But the death of Captain Pike has me bummed
     
  11. Ronald Held

    Ronald Held Rear Admiral Rear Admiral

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    Finally got my copy. It is next in the Trek reading queue.
     
  12. Reanok

    Reanok Commodore Commodore

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    Children of Kings is a fast paced read and I've really enjoyed the story so far.It's nice to see Enterprise and the Captains and crews of Excaliber and Hood working together to stop the Orions.I liked how Dr.Boyce is finally getting an important storyline in this book. I also like seeing Number and Spock working together as a team to unravel the mysery about the secret building and the attack on Starbase 18.
     
  13. Man of Steel

    Man of Steel Fleet Captain Fleet Captain

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    Re: The Children of the Kings


    I would have suggested Penn Books but Borders is one of the flagships and they keep new Trek books out in front on that table but sometimes it's just easier to get it shipped and the store will ship directly to you if you ask nicely. (Well they used to I don't know if the still do that)
     
  14. RonG

    RonG Captain Captain

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    Finished the book a couple of days ago... All in all, TCoK was quite good and featured a nice adventure, but something bothered me about it until just this morning.

    I didn't "feel" it as being in the pre-TOS era. Other than using different names, it really felt like TOS to me. I would expect using a specific era for a Trek novel would mean capturing the feel of the series/era. For example, a Titan novel feels different to me than a (pre-Relaunch) Voyager or a series-era TNG novel, though all feature exploration stories.

    Here I just gpt the feeling that I'm reading a TOS novel, with the names changed for some reason...
     
  15. Desert Kris

    Desert Kris Lieutenant Commander Red Shirt

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    Re: The Children of the Kings

    This stuff about taking minor liberties sold me for this book, which I wasn't sure I would spring for at first. I think a major point is that it is not presented as an alternate continuity, but simply as the work of an author who decided to take a few liberties with "established facts." It's definitely a good thing that the author included an explanation of what he was going for (and it was certainly an interesting read) and I like it as a rallying cry for developing Star Trek material in new ways. I also like the fact that he didn't throw in a "Nero" to explain the changes; it's up to the reader to decide why there are differences (this is not meant to be a slam on the new movie, which I like, Nero and all).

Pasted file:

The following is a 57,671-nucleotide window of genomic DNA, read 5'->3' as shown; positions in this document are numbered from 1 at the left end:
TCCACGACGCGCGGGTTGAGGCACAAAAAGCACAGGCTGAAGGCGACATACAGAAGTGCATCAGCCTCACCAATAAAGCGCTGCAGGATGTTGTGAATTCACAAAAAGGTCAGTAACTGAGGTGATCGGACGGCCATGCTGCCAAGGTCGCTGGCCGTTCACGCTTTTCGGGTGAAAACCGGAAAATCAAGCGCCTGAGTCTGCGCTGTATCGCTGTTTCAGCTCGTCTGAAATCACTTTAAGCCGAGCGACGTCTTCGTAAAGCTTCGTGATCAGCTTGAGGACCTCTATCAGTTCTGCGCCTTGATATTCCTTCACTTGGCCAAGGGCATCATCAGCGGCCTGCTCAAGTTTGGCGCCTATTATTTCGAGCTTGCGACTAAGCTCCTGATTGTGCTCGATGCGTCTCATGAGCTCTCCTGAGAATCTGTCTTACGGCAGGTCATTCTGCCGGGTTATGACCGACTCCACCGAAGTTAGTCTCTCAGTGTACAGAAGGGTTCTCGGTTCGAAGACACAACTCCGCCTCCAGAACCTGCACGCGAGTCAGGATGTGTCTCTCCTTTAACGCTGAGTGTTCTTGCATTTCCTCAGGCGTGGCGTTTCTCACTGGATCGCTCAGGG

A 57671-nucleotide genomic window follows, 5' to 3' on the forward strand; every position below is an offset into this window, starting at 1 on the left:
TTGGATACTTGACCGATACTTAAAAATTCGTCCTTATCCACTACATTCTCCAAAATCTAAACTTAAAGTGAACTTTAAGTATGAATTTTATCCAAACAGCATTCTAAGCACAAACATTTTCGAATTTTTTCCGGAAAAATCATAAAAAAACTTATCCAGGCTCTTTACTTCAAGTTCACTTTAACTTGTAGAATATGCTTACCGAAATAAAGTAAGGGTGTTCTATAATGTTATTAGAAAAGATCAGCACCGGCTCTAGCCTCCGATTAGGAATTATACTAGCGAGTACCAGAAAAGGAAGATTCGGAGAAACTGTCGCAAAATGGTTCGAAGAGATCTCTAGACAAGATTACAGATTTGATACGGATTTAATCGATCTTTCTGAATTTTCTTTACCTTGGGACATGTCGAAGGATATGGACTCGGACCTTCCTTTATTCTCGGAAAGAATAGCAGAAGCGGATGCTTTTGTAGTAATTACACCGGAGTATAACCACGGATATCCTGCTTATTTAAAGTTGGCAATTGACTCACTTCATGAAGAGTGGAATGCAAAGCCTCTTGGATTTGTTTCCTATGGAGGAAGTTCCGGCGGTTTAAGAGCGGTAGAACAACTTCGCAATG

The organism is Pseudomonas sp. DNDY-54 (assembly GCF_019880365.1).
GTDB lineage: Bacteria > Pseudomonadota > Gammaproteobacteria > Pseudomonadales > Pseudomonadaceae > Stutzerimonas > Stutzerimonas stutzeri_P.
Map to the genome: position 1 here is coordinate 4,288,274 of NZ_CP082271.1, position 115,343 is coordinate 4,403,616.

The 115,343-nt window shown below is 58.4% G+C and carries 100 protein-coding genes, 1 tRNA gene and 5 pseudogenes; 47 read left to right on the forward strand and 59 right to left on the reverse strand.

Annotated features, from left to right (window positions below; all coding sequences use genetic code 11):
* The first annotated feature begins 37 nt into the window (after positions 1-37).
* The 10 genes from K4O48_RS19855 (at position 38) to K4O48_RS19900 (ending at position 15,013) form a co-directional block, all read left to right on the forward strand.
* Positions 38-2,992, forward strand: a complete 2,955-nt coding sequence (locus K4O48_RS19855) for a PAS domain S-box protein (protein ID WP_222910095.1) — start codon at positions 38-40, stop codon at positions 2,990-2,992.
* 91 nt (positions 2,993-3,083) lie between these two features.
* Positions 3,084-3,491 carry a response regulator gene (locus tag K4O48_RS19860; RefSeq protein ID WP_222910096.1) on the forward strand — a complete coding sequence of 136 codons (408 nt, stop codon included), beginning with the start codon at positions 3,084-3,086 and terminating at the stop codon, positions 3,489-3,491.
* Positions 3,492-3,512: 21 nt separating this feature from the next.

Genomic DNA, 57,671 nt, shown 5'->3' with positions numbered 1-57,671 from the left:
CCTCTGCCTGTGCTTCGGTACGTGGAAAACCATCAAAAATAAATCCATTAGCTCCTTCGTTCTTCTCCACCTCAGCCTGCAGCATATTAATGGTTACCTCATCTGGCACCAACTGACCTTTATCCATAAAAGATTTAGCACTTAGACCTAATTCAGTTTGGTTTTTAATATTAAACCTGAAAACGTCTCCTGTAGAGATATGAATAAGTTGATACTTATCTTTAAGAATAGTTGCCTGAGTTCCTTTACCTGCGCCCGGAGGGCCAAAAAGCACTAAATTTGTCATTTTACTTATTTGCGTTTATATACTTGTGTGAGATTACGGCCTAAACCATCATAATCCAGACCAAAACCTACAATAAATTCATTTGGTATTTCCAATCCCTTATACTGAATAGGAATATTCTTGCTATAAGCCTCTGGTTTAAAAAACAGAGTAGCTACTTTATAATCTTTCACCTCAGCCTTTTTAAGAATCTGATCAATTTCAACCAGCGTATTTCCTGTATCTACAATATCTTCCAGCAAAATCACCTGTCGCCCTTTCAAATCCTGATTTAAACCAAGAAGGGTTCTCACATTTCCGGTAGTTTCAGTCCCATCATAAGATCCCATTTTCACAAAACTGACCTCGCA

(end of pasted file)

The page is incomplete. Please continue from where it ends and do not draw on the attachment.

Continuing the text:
All that being said, a glance at the first review on amazon.com makes me think that maybe that afterword should have been a foreward, that reader went into reading the book without an understanding of Stern's creative philosophical approach, and he's judging the book on it's accuracy to the "Prime" continuity.
     
  16. JD

    JD Admiral Admiral

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    Re: The Children of the Kings

    Hmm, this whole possible alternate universe element to the story has me very interested. I've always been a fan of stories that a take things in a different direction like this.
     
  17. indianatrekker26

    indianatrekker26 Captain Captain

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    I have a quick question. Does this book go before or after "Inception" chronologically?
     
  18. Christopher

    Christopher Writer Admiral

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    Well, they're not quite in the same continuity, apparently, but The Children of Kings purports that Spock has been under Pike's command for only three months, which would make it the early 2250s by either the Prime or Abrams version of Spock's career. Inception is in 2261.
     
  19. JoeZhang

    JoeZhang Vice Admiral Admiral

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    This book is ok but it bugs me how the
    how the Starfleet Intelligence aspect is handed. Now what they were doing, that's fine but the aftermath of Pike killing the two Starfleet Intelligence officers. That plotline just stops dead, nobody mentions it, none of the characters seem to care. It's like that was suppose to go further but the author just ran out of pages or ran out of interest in it.
     
  20. BillJ

    BillJ Fleet Admiral Admiral

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    Have to agree with you Joe Zhang. The book kind of stops with some definite threads still unresolved.